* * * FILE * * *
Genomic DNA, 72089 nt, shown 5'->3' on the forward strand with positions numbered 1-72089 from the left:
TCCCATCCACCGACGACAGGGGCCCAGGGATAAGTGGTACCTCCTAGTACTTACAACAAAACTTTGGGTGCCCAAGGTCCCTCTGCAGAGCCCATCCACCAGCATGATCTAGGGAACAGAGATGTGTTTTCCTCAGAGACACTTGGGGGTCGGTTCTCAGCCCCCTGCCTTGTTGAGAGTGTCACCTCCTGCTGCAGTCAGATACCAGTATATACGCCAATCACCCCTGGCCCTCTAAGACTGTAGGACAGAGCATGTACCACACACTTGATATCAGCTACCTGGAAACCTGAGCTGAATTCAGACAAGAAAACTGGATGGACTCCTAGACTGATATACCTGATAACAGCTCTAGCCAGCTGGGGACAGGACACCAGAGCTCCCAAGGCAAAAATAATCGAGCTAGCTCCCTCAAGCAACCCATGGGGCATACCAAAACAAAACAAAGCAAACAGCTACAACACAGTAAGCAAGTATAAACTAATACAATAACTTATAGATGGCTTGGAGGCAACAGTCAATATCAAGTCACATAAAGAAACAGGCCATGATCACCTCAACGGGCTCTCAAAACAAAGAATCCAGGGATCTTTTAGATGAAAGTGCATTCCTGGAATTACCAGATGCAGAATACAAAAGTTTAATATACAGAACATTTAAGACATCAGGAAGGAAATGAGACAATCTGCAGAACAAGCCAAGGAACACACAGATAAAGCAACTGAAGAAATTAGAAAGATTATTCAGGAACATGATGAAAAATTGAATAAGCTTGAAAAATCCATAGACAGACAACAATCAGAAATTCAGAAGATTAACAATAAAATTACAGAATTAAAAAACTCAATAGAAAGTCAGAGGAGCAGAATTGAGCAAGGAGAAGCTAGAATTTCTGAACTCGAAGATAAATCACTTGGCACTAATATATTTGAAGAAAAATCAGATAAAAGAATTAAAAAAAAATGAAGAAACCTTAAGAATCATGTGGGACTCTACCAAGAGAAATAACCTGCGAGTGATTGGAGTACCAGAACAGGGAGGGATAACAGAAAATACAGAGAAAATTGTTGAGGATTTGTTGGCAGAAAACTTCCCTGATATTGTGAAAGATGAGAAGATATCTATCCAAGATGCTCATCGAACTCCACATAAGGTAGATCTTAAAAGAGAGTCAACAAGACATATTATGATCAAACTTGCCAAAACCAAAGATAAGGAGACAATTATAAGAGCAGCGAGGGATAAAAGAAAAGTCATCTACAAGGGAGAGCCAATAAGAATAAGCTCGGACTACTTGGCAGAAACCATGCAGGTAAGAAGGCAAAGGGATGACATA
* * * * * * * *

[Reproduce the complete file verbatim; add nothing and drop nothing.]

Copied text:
Genomic DNA, 72089 nt, shown 5'->3' on the forward strand with positions numbered 1-72089 from the left:
TCCCATCCACCGACGACAGGGGCCCAGGGATAAGTGGTACCTCCTAGTACTTACAACAAAACTTTGGGTGCCCAAGGTCCCTCTGCAGAGCCCATCCACCAGCATGATCTAGGGAACAGAGATGTGTTTTCCTCAGAGACACTTGGGGGTCGGTTCTCAGCCCCCTGCCTTGTTGAGAGTGTCACCTCCTGCTGCAGTCAGATACCAGTATATACGCCAATCACCCCTGGCCCTCTAAGACTGTAGGACAGAGCATGTACCACACACTTGATATCAGCTACCTGGAAACCTGAGCTGAATTCAGACAAGAAAACTGGATGGACTCCTAGACTGATATACCTGATAACAGCTCTAGCCAGCTGGGGACAGGACACCAGAGCTCCCAAGGCAAAAATAATCGAGCTAGCTCCCTCAAGCAACCCATGGGGCATACCAAAACAAAACAAAGCAAACAGCTACAACACAGTAAGCAAGTATAAACTAATACAATAACTTATAGATGGCTTGGAGGCAACAGTCAATATCAAGTCACATAAAGAAACAGGCCATGATCACCTCAACGGGCTCTCAAAACAAAGAATCCAGGGATCTTTTAGATGAAAGTGCATTCCTGGAATTACCAGATGCAGAATACAAAAGTTTAATATACAGAACATTTAAGACATCAGGAAGGAAATGAGACAATCTGCAGAACAAGCCAAGGAACACACAGATAAAGCAACTGAAGAAATTAGAAAGATTATTCAGGAACATGATGAAAAATTGAATAAGCTTGAAAAATCCATAGACAGACAACAATCAGAAATTCAGAAGATTAACAATAAAATTACAGAATTAAAAAACTCAATAGAAAGTCAGAGGAGCAGAATTGAGCAAGGAGAAGCTAGAATTTCTGAACTCGAAGATAAATCACTTGGCACTAATATATTTGAAGAAAAATCAGATAAAAGAATTAAAAAAAAATGAAGAAACCTTAAGAATCATGTGGGACTCTACCAAGAGAAATAACCTGCGAGTGATTGGAGTACCAGAACAGGGAGGGATAACAGAAAATACAGAGAAAATTGTTGAGGATTTGTTGGCAGAAAACTTCCCTGATATTGTGAAAGATGAGAAGATATCTATCCAAGATGCTCATCGAACTCCACATAAGGTAGATCTTAAAAGAGAGTCAACAAGACATATTATGATCAAACTTGCCAAAACCAAAGATAAGGAGACAATTATAAGAGCAGCGAGGGATAAAAGAAAAGTCATCTACAAGGGAGAGCCAATAAGAATAAGCTCGGACTACTTGGCAGAAACCATGCAGGTAAGAAGGCAAAGGGATGACATA